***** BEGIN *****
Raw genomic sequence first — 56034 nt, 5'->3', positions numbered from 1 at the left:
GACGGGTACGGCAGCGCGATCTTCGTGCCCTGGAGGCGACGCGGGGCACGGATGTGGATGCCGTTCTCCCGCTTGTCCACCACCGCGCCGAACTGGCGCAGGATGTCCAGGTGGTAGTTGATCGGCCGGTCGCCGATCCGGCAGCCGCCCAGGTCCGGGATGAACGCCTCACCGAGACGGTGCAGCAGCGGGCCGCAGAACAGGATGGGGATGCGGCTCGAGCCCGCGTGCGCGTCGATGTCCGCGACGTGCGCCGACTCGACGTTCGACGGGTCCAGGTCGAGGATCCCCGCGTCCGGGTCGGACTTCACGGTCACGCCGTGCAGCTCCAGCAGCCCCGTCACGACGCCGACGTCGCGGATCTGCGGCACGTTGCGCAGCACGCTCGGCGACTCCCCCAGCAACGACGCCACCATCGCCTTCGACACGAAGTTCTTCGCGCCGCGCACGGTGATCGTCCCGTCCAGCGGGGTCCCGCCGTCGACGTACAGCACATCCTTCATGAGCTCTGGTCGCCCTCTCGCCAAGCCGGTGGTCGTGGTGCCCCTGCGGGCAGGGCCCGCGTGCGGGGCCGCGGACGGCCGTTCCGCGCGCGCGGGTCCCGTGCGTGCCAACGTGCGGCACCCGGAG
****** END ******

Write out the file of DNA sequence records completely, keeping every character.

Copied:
Raw genomic sequence first — 56034 nt, 5'->3', positions numbered from 1 at the left:
GACGGGTACGGCAGCGCGATCTTCGTGCCCTGGAGGCGACGCGGGGCACGGATGTGGATGCCGTTCTCCCGCTTGTCCACCACCGCGCCGAACTGGCGCAGGATGTCCAGGTGGTAGTTGATCGGCCGGTCGCCGATCCGGCAGCCGCCCAGGTCCGGGATGAACGCCTCACCGAGACGGTGCAGCAGCGGGCCGCAGAACAGGATGGGGATGCGGCTCGAGCCCGCGTGCGCGTCGATGTCCGCGACGTGCGCCGACTCGACGTTCGACGGGTCCAGGTCGAGGATCCCCGCGTCCGGGTCGGACTTCACGGTCACGCCGTGCAGCTCCAGCAGCCCCGTCACGACGCCGACGTCGCGGATCTGCGGCACGTTGCGCAGCACGCTCGGCGACTCCCCCAGCAACGACGCCACCATCGCCTTCGACACGAAGTTCTTCGCGCCGCGCACGGTGATCGTCCCGTCCAGCGGGGTCCCGCCGTCGACGTACAGCACATCCTTCATGAGCTCTGGTCGCCCTCTCGCCAAGCCGGTGGTCGTGGTGCCCCTGCGGGCAGGGCCCGCGTGCGGGGCCGCGGACGGCCGTTCCGCGCGCGCGGGTCCCGTGCGTGCCAACGTGCGGCACCCGGAG